Officially Ranthambhore had about 46 tigers (2011) over an area of roughly 400 sq km. Every year you lose some tiger to poaching, death or migration to other area. You also get new cubs adding to the count every year. T17 and T39 are two tigress who had had given birth this season. Tigers generally live for 15-16 years during which it gives birth around 4-5 times. The prey base at Ranthambhore is good which is why tigers have flourished here. Here you can see herds of Sambhar deer, the favorite prey of tigers. In other parks, Sambhar deer are found in group of 2 or 3. The landscape is generally dry with rocky terrains. There is quite a large no of natural water bodies in the park which had helped in sustaining wildlife. Padam Talab (zone 3) and Malik Talab (zone 4) are two large lakes like water bodies where you can see crocodiles as well.

Besides the zone, the driver and guide also play key roles in tiger sighting. Guide and driver are allotted randomly on a roaster basis. Photographers generally handpick guides by paying a premium officially. I had one drive with Kalim, who happens to be brother of popular guide Salim. Kalim was driver for a Nat Geo shoot in April, 2012. I was impressed with his skill. The bad thing is that once you drive with guy like Kalim, you start comparing others with him. Foreign tourists had pampered these guides and drivers by paying handsome tips. They easily judge the tip paying potential of the tourist they are carrying and conduct the trip accordingly. Depending on probability of tips, the guide and driver will search for tiger at every possible spot. Else they will stick to regular tracks. Contrary to what some may think, tigers do not pop up out of nowhere in the middle of a road during safari. Tigers are to be tracked down reading signs in nature – like pugmarks, calls of animals like cheetal, sambhar or langur. This is where your guide and driver come into play. Tigers generally sleep all through the day and keep moving within its territory all through the night. It is highly active during early hours of morning or late evening when it hunts. The guides and drivers know which tiger frequents which area.

Female T41
Third important factor is your safari companions, specially if you have not booked full gypsy. It is important to travel with like minded people. The people who are traveling in your gypsy can kill your trip. Often people share the gypsy to cut cost. You can hire the entire gyspy by paying for all 6 seats. Hiring a full gyspy will cost you around 4000 per trip. Else you can book as many seats you need. For all my trips I had booked 3 seats. Most of the time my companions were also in group of 3 (small family) and had to be picked from a single resort. But occasionally they were 2+1 meaning they had to be picked from two resorts delaying your entry to the park. Such delay for evening trip is OK as tiger movement starts around sunset. But for morning safari, this delay can be crucial. I had bad companions in 2 out of 9 safaris I took this year. One of them was a couple with a 2-3 yr child. My request to such people is not to go to jungle and spoil others trip. Jungle safaris, where one has to sit absolutely silent at times, is not meant for small kids. Take kids to jungle when they start appreciating it. Imagine how it would be with canter where several groups will have to be picked. Or how other 25 plus would behave when it is difficult to deal with 2 or 3. Patience is another key. Once you track down signs of a tiger, you may have to wait patiently, sometimes for hours, for the tiger to make a move. Therefore a gypsy having a max of 6 people is ideal as you can expect other 5 to be as patient as you.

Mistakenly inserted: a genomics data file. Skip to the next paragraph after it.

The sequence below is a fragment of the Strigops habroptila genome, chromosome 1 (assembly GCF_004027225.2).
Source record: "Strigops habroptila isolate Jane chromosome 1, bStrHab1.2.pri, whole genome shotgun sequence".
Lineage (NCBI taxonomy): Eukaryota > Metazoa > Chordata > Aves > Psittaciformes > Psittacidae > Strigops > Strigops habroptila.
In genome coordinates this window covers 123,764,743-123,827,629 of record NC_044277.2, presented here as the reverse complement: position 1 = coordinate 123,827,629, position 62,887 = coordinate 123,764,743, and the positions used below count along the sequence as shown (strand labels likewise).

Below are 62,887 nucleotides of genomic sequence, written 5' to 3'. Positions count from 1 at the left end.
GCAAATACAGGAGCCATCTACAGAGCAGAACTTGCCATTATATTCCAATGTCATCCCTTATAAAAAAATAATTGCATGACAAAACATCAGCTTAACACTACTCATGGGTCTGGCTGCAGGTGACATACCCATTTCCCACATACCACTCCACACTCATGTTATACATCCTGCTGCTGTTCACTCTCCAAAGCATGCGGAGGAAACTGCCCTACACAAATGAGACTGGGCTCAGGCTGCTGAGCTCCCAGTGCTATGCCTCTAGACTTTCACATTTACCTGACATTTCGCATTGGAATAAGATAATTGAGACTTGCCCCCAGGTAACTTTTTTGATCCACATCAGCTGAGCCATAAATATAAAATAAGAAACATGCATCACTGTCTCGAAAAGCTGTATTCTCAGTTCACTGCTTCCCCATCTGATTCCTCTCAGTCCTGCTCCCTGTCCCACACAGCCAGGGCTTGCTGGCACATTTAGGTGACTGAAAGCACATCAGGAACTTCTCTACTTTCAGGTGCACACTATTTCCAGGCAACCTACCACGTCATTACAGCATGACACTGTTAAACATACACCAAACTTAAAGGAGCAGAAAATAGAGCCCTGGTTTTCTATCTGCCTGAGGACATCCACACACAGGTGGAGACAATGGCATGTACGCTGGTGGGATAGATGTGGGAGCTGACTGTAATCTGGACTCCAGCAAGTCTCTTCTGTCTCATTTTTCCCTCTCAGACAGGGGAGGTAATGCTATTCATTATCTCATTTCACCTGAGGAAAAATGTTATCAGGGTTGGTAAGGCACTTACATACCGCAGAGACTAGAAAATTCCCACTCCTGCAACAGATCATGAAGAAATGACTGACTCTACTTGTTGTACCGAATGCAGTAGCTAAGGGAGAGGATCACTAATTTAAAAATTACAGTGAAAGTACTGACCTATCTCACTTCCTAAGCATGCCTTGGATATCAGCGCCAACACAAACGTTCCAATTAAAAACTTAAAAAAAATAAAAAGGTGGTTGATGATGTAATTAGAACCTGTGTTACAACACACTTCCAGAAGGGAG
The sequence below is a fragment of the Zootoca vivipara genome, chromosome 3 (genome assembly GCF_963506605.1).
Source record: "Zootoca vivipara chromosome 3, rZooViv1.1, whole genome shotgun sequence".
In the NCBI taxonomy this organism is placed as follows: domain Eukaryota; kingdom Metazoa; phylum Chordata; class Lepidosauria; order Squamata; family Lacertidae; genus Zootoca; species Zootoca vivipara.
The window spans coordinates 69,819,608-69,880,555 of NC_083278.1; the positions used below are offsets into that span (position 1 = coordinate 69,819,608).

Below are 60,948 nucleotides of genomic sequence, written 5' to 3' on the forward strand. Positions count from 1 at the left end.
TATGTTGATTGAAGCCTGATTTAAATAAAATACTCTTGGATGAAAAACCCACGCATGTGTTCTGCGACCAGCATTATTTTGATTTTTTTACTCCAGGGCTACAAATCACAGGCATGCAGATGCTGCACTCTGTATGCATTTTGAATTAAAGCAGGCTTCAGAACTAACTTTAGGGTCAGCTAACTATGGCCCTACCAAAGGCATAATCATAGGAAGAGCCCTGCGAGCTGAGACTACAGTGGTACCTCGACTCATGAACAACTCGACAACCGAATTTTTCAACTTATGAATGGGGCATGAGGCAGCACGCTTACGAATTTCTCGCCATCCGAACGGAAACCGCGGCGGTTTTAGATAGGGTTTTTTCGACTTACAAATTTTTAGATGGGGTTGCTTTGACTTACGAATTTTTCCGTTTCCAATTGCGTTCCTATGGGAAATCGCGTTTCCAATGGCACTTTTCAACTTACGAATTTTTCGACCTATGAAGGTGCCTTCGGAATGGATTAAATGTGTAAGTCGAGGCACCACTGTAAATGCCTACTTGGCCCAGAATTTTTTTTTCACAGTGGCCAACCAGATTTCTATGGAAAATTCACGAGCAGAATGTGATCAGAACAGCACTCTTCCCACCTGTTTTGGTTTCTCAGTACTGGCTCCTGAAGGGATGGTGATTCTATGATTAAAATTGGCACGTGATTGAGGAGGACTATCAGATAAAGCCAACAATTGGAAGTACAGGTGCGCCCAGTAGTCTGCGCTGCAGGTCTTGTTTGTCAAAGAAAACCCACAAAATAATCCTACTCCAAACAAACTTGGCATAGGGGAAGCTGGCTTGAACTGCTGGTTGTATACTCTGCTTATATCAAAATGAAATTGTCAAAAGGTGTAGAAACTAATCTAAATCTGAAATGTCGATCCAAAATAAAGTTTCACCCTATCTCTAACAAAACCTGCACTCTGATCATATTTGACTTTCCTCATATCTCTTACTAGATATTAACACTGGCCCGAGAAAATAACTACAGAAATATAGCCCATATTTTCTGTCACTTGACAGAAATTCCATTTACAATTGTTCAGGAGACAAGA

Ranthambhore offers plenty of options to stay put. Sawai Madhopur landscape is generally dry and hence resorts here are not like the ones you get to see around greener parks like Corbett. This means that the campuses of resorts are not lush green. A double occupancy hotel room (AC) costs about 1000 bucks, while a night at a resort would cost you at least 2500 bucks. Staying at hotels on Ranthambhore road closer to town is not a bad option as it also offers access to local restaurants. The added advantage is that if you stay on first row of hotels on Ranthambhore road, you are likely to be picked first and hence you get seat of your choice. The safari booking office is in the city and hotels are on the 10 odd km road to the park. Further you are away from city, the more is your possibility of being picked last for safari and hence almost no choice of seat. Given the greener surroundings, the RTDC Vinayak is not a bad option for staying, though it is located bit far from the town. If you are staying in a resort, then make sure to bargain for AP rate. Else you will end up coughing a lot for buffet meals.

I had a fantastic first trip in May, 2012. The place I choose to stay was ‘Ranthambhore Bagh’ owned by well known naturalist Aditya ‘Dicky’ Singh. Though a bit pricey, it provides a homely environment with excellent staff. I had sighting in 4 out of 5 safaris. The icing was an encounter with Machli, the icon of Ranthambhore. Fell in love with the place so much so that I made a second visit in June. Wiser from the last visit, I could made my second visit cheaper by almost 10K. You gain experience only by travelling. A rough estimate of 12K will give you 4 safaris with two nights stay and meals for a couple, which is quite decent. Add a couple of thousand more a resort stay. In Ranthambhore I have found a destination where I will be coming back again and again. Looking forward for the park to open after monsoon.

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Cholleti Kumar said...

Thanks for sharing the Information about Ranthambhore National Park.

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Monica said...

Very nice post, I felt some same moments at Nagarajole Karnataka. Also nice picture. Thanks for the post.

Swathi Reddy said...

Hi, you written nicely about your journey. i was not having any idea about this place. I am very happy to see your blog.keep sharing more about ur jourines. Know more about India Travel Tips

Multi Boring-Machine said...

Very Beautiful post....i like it....
The way you describe is awesome.
Thanks For visiting Mahre Des.....

Khyati Sharma said...

Mukundra hills Sanctuary is now the 3rd tiger reserve in Rajasthan. Plan rajasthan tour to explore the great wildlife of Rajsthan